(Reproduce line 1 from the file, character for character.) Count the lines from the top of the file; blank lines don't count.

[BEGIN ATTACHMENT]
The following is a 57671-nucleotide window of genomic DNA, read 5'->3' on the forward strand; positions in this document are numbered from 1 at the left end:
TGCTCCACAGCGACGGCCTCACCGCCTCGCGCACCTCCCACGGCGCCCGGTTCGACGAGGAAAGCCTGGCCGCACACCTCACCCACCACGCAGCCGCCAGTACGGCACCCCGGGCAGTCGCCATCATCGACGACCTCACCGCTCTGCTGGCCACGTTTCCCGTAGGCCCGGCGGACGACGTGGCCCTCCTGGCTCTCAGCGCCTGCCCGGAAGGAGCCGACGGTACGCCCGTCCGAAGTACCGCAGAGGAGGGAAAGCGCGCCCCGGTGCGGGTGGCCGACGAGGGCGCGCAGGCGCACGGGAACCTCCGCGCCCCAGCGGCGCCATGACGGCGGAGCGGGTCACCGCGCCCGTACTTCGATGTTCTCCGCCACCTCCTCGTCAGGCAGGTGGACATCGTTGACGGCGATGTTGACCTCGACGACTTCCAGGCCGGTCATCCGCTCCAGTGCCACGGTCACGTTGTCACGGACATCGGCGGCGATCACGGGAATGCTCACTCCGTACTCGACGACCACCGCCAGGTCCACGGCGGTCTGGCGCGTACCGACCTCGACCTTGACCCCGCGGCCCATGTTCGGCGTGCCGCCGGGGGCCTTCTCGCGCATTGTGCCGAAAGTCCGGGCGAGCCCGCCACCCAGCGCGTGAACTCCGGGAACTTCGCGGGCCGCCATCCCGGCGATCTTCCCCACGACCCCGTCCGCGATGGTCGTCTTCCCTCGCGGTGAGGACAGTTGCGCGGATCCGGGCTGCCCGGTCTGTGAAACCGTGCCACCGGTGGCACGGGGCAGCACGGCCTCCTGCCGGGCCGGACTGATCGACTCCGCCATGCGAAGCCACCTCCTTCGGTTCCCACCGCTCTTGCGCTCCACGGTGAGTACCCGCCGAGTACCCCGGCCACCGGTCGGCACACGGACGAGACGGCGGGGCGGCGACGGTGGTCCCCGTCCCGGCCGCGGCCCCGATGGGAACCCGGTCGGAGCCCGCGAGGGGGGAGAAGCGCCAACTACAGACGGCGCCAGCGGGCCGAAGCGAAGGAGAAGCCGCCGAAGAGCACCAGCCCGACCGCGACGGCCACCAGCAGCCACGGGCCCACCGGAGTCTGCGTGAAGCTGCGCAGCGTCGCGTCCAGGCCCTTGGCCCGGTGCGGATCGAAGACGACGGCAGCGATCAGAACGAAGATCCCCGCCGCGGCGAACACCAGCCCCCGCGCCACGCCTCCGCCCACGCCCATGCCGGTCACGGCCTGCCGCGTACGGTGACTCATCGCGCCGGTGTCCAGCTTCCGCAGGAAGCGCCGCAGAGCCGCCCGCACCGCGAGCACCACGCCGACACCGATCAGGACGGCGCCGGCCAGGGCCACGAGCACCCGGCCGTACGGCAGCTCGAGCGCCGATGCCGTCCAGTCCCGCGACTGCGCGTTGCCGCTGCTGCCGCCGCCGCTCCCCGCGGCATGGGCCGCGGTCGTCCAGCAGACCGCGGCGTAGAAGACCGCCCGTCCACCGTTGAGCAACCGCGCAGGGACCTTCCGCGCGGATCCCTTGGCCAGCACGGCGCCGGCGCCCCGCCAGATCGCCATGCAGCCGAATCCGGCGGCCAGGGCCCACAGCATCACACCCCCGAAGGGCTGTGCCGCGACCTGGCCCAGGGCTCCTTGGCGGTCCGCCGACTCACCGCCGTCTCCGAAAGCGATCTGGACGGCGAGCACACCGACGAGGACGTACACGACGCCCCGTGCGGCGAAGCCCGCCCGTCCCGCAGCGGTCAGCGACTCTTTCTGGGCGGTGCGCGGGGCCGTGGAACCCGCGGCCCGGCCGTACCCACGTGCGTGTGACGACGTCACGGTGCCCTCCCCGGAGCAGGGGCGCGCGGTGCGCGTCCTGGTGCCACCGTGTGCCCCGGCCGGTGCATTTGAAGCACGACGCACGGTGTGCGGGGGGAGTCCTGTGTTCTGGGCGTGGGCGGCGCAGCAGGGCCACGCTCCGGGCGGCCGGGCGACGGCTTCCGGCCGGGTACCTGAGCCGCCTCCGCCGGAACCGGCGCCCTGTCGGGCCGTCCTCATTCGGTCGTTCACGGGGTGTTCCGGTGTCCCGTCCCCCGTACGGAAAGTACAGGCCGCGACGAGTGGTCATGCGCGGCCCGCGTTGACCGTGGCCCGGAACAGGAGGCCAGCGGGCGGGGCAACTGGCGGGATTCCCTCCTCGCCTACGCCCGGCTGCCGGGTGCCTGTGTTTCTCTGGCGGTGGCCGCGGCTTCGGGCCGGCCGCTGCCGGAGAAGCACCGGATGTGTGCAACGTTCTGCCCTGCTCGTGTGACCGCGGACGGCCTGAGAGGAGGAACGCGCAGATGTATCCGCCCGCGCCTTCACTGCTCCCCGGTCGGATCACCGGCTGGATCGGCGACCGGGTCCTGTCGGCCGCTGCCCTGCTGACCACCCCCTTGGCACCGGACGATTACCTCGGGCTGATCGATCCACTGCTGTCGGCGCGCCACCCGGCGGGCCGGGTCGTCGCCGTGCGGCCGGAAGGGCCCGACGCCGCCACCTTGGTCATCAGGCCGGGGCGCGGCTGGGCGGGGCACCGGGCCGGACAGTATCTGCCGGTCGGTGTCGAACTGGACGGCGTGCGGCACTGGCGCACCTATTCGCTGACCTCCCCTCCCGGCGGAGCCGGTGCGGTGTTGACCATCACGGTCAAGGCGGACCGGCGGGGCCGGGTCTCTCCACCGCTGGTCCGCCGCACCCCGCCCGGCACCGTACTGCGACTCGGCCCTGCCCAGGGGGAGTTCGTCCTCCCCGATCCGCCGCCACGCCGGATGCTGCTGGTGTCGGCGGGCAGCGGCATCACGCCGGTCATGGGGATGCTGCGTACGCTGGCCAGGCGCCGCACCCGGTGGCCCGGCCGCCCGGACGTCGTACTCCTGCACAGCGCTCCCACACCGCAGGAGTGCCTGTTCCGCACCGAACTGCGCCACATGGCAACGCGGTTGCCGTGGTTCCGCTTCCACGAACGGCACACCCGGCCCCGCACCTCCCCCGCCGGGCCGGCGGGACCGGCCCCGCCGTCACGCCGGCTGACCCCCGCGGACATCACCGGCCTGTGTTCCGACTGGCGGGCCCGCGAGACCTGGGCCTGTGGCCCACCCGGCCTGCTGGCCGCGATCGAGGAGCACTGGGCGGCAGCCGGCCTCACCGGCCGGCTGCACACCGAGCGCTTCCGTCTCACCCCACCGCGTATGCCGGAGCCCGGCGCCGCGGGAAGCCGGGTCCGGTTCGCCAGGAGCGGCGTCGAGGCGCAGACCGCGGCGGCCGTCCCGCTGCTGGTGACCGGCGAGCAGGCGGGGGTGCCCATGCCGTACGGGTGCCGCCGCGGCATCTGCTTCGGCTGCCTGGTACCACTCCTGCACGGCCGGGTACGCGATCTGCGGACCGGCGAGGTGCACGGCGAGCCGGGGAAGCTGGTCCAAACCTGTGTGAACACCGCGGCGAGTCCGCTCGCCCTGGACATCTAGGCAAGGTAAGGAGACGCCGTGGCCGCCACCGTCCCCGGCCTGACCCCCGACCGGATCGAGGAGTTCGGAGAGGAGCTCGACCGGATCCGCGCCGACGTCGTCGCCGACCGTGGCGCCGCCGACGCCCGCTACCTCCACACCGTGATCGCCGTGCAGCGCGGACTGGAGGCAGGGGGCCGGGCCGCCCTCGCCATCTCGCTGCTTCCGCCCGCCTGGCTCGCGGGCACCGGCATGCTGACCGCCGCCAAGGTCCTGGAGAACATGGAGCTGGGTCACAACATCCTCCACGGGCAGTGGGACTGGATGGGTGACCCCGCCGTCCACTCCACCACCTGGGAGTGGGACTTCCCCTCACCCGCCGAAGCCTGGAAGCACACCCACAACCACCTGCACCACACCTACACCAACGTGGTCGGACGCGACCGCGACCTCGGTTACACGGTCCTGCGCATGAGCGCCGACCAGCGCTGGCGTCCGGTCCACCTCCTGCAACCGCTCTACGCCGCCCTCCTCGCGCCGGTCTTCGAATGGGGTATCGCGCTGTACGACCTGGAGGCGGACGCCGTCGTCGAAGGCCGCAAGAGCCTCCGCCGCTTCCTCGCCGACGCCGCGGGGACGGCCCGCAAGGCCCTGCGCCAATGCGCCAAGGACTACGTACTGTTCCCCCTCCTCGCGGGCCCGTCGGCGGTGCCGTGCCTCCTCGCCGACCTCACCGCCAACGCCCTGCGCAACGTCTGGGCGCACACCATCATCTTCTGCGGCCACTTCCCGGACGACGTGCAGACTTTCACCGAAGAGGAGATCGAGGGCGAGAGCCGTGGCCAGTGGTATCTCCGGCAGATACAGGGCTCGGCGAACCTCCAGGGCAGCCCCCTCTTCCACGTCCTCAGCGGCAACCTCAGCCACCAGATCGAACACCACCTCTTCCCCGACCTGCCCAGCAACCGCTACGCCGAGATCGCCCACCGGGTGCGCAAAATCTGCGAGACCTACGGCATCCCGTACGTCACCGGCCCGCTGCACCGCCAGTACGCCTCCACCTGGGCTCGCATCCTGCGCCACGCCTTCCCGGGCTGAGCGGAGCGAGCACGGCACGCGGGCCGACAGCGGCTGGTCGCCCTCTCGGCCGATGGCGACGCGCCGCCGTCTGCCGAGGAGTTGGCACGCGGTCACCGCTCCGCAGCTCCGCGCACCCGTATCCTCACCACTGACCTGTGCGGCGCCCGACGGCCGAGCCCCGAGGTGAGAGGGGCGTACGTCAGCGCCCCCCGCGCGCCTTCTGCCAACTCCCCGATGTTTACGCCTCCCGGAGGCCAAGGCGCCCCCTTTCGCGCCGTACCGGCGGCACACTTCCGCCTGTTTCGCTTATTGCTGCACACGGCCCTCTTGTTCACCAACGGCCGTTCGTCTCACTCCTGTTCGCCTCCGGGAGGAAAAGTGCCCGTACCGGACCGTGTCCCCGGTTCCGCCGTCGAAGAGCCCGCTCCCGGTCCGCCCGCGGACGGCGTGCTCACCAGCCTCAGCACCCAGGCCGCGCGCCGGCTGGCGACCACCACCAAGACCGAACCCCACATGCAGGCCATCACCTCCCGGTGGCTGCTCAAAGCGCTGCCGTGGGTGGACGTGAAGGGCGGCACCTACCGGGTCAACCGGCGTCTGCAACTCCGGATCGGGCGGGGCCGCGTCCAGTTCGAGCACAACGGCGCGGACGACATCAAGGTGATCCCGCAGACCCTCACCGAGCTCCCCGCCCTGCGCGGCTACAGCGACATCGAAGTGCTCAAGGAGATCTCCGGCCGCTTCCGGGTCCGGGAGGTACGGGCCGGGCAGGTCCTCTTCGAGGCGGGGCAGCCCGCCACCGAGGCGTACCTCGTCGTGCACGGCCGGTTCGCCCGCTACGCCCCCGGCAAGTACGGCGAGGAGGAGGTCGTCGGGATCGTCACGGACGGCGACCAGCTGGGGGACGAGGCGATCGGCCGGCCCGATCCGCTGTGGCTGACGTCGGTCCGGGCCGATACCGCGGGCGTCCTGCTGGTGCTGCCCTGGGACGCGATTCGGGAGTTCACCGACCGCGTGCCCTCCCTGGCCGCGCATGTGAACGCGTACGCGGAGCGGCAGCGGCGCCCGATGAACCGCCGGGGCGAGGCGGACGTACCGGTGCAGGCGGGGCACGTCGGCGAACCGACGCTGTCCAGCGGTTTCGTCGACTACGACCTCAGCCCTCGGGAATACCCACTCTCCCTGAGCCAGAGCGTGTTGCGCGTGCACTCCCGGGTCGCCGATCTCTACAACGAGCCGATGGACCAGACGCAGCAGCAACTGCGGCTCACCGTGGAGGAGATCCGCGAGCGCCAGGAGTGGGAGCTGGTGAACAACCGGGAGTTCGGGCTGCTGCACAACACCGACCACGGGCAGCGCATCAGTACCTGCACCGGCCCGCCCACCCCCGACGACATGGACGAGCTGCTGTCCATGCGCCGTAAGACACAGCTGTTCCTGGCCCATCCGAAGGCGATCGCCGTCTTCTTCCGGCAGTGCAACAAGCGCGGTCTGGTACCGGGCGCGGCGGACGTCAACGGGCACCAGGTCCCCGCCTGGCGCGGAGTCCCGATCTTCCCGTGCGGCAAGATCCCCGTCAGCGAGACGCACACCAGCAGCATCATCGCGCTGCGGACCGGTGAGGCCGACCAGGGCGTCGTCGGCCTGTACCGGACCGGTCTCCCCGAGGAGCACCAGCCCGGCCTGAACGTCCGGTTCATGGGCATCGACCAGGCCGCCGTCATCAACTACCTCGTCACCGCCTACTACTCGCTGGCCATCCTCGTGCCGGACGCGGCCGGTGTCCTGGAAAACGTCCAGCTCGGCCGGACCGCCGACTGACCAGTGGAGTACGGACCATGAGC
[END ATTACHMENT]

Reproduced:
The following is a 57671-nucleotide window of genomic DNA, read 5'->3' on the forward strand; positions in this document are numbered from 1 at the left end: